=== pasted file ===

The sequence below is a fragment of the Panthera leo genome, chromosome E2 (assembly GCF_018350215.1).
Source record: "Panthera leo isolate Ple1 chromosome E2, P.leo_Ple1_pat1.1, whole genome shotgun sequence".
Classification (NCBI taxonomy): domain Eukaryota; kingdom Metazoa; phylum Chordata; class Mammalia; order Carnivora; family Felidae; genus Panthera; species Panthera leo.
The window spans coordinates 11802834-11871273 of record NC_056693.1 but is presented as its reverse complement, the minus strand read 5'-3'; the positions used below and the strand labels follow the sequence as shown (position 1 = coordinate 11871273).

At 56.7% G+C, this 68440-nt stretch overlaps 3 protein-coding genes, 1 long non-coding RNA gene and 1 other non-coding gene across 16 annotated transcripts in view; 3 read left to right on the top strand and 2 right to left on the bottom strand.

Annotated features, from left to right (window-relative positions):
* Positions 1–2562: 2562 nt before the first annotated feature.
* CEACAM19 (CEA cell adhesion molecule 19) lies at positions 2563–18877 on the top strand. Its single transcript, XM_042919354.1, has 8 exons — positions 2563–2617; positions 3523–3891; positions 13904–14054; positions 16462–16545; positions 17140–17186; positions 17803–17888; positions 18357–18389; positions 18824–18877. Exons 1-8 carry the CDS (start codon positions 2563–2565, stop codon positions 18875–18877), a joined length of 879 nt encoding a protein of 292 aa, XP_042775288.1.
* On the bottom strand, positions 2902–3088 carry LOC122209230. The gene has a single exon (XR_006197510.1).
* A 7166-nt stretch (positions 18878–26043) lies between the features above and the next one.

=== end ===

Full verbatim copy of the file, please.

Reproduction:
The sequence below is a fragment of the Panthera leo genome, chromosome E2 (assembly GCF_018350215.1).
Source record: "Panthera leo isolate Ple1 chromosome E2, P.leo_Ple1_pat1.1, whole genome shotgun sequence".
Classification (NCBI taxonomy): domain Eukaryota; kingdom Metazoa; phylum Chordata; class Mammalia; order Carnivora; family Felidae; genus Panthera; species Panthera leo.
The window spans coordinates 11802834-11871273 of record NC_056693.1 but is presented as its reverse complement, the minus strand read 5'-3'; the positions used below and the strand labels follow the sequence as shown (position 1 = coordinate 11871273).

At 56.7% G+C, this 68440-nt stretch overlaps 3 protein-coding genes, 1 long non-coding RNA gene and 1 other non-coding gene across 16 annotated transcripts in view; 3 read left to right on the top strand and 2 right to left on the bottom strand.

Annotated features, from left to right (window-relative positions):
* Positions 1–2562: 2562 nt before the first annotated feature.
* CEACAM19 (CEA cell adhesion molecule 19) lies at positions 2563–18877 on the top strand. Its single transcript, XM_042919354.1, has 8 exons — positions 2563–2617; positions 3523–3891; positions 13904–14054; positions 16462–16545; positions 17140–17186; positions 17803–17888; positions 18357–18389; positions 18824–18877. Exons 1-8 carry the CDS (start codon positions 2563–2565, stop codon positions 18875–18877), a joined length of 879 nt encoding a protein of 292 aa, XP_042775288.1.
* On the bottom strand, positions 2902–3088 carry LOC122209230. The gene has a single exon (XR_006197510.1).
* A 7166-nt stretch (positions 18878–26043) lies between the features above and the next one.